Annual: Top 10 Diary Stories

1. A sorry tale of bareback riding and broken Johnny

Johnny Hornby was clearly chomping at the bit to provide the hacks at Campaign with yet more Diary fodder after getting himself into another scrape last week.

The CHI & Partners chief was entertaining guests at his home when, to their horror, the bar ran dry. Not one to let himself, or visitors, go thirsty, Hornby opted to pop to the shops to stock up.

However, on exiting his country pile, the colourful Hornby spotted his horse in the paddock and decided to indulge in some impromptu equestrianism before his trip to the off-licence.

Unfortunately for Hornby, before he could even reach a canter, the horse threw Hornby to the ground.

After 20 minutes of waiting, his guests were beginning to wonder where their host and, more importantly, their drinks could have got to, and after a quick search of the grounds, discovered a rather battered and bruised Hornby lying in the field.

2. How to make an impact during work experience

When Sir Martin Sorrell purchased a stake in CHI & Partners last year, it seemed clear that the founding partners had become self-made millionaires overnight. Then adland found out not just what the partners, but all CHI's employees as well, are taking home each month.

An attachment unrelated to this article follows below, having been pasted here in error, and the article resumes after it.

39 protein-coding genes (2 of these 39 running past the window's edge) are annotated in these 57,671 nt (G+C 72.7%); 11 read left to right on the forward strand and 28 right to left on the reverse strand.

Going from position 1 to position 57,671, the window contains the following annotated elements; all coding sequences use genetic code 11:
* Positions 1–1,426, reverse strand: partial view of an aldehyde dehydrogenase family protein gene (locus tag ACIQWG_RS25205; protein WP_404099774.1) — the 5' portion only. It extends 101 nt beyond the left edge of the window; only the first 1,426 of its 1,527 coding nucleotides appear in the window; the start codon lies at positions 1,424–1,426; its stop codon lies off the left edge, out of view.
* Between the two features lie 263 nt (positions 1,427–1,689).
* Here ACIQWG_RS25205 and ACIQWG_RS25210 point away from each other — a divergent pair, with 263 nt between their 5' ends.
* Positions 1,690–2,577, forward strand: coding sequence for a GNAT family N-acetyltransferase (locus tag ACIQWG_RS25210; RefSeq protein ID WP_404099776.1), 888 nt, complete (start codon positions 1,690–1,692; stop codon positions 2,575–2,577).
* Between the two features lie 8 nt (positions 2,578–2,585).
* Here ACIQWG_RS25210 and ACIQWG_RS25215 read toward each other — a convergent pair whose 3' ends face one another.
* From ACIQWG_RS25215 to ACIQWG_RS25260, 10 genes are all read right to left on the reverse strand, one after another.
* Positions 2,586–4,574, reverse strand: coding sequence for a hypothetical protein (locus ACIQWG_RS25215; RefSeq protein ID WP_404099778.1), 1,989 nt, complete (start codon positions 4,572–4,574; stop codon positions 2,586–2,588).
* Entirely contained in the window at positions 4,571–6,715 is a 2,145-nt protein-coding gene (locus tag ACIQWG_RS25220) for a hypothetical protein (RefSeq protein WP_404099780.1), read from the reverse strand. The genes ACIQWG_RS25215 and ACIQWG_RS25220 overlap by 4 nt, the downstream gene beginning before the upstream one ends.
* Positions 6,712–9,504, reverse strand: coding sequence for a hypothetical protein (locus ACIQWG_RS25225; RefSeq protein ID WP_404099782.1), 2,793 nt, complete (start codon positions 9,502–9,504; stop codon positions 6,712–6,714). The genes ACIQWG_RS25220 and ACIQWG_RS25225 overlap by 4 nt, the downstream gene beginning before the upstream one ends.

A mystery hacker gained access to the archive of employee contracts and in an apparent bid to fight the cause of the little people, sent the information to CHI's entire workforce from a work experience e-mail address.

However, senior forces at CHI were quick to pounce, shutting down the agency's server and deleting all traces of the e-mail. But the hacker wasn't going to be foiled and a second attempt to send the information from the computer of an account executive was successful.

However, Johnny Hornby joked: "The e-mail must have been created as an April fool - everyone at CHI knows we all earn double those salaries."

3. Who gets a rocket after Maxim slump? Erm, us

After Campaign revealed Maxim's abysmal April sales figures, Diary wasn't exactly expecting its editor, Michael Donlevy, to bike round a dozen roses. But Diary feels his subsequent rant in an e-mail to staff, in which he called trade journalists "wankers", was a tad uncalled for.

In the rant, in which it can be noted he doesn't manage to deny the story, there are quite a few Donlevy gems, such as: "Trade journalists are wankers. They don't like Dennis - never have, never will. So they will give us a kicking instead of reporting that Esquire sold 15,000 or Arena sold four fucking copies."

At the end of the missive, Donlevy tries to give his staff a bit of a morale boost: "Finally, for the first time since I started, I feel as if we are close to having a team in place to do really great things with Maxim."